Study assesses use of desk-based exercise bike

Workplaces should consider introducing portable pedal machines in an effort to counter the harmful effects of sedentary jobs, a study has suggested.

The US research published in the British Journal of Sports Medicine tracked 18 full-time employees, who were given a pedal exercise machine for four weeks, specifically designed to be used while seated at a desk in the workplace.

The bike comprised a set of pedals that could be set up in front of most standard office chairs for use while seated, and made very little noise. The average age of the participants was 40, with most of them female and overweight. All had jobs that involved spending at least three-quarters of the working day sitting at a desk or workstation.

The volunteers were wired up to an exercise tracking device via their computers, which monitored their activity and provided real-time feedback on pedal speed, distance covered and how many calories they burned.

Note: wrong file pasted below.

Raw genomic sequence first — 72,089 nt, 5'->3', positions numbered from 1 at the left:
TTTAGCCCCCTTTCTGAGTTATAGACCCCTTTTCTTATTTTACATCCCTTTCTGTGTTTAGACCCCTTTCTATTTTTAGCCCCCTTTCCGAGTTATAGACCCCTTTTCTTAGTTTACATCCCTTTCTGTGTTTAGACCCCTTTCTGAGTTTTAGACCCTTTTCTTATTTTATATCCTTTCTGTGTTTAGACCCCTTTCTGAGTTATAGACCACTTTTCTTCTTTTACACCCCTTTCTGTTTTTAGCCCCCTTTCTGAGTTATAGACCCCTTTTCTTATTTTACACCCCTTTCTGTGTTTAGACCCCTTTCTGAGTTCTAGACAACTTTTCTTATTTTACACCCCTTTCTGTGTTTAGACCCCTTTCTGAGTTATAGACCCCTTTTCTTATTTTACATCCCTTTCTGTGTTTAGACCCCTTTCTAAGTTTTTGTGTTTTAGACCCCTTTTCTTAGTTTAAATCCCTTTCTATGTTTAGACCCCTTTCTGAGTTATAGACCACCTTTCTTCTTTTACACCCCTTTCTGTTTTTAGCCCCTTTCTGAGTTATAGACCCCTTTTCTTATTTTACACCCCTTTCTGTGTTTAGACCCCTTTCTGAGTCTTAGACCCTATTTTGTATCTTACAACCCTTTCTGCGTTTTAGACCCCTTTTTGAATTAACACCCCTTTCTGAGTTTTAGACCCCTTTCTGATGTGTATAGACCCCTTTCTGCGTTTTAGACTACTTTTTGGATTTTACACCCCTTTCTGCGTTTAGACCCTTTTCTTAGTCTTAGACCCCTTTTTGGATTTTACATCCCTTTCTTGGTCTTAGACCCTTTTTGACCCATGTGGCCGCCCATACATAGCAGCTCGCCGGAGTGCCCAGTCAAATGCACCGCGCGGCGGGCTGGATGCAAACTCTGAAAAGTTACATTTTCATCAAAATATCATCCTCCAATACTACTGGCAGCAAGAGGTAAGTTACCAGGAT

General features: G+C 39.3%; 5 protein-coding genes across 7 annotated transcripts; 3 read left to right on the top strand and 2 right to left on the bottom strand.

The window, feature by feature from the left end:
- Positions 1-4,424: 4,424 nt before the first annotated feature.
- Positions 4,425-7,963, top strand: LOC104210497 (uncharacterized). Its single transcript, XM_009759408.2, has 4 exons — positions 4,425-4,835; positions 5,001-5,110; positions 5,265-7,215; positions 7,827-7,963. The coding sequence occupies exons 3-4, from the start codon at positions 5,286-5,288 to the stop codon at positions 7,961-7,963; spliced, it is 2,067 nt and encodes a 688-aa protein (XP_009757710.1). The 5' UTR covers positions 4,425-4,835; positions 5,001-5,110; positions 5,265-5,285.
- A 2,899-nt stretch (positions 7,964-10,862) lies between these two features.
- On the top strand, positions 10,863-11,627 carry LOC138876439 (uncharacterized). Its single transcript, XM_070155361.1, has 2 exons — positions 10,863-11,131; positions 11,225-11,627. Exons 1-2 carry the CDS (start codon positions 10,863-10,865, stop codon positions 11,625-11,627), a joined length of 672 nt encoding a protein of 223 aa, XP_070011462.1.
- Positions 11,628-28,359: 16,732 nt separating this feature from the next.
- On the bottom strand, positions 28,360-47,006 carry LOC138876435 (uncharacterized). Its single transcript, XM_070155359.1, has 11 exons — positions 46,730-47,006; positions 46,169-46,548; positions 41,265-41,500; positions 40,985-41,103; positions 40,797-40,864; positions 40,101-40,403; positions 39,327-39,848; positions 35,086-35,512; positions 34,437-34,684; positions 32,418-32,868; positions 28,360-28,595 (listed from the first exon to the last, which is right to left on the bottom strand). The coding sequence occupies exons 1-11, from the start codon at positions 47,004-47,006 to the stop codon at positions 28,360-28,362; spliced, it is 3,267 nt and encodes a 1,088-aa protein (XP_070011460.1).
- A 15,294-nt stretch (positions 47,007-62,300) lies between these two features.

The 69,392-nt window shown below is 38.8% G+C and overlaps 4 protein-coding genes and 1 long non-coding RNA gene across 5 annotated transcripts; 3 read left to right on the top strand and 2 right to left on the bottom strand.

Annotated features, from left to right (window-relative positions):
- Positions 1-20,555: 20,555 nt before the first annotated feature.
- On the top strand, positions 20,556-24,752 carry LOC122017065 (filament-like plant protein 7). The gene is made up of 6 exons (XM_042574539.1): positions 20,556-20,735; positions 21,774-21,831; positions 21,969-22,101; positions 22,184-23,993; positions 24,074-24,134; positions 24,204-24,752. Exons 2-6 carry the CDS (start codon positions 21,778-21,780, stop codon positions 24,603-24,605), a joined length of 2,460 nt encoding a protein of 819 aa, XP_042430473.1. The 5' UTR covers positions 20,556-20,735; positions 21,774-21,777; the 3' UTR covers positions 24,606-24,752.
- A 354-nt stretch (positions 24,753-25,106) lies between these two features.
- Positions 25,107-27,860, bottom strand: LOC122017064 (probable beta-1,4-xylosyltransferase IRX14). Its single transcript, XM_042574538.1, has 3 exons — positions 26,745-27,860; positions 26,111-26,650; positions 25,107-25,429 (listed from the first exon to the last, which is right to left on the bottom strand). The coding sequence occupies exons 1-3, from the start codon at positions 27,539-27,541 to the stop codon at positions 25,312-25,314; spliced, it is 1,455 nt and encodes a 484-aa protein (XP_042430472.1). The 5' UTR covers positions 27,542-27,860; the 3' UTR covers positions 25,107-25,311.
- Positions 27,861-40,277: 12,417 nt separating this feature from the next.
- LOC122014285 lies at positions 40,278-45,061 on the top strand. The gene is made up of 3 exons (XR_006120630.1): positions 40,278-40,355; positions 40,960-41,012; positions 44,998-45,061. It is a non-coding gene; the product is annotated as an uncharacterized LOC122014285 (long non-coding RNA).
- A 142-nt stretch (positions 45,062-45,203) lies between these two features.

On average, the workers used the pedal machines on 12 out of a possible 20 working days, ranging from two days to 20, and for an average of 23 minutes each of those days, ranging from one to 73 minutes.

Distances covered throughout the day ranged from one-third of a mile to almost 13.5 miles, with from nine to more than 500 calories burned in the process.

In a post-survey questionnaire, the volunteers said that they found the machine easy to use and an alternative to exercise during bad weather, with an overwhelming majority adding that they would use such a machine regularly at work if offered one by their employer.

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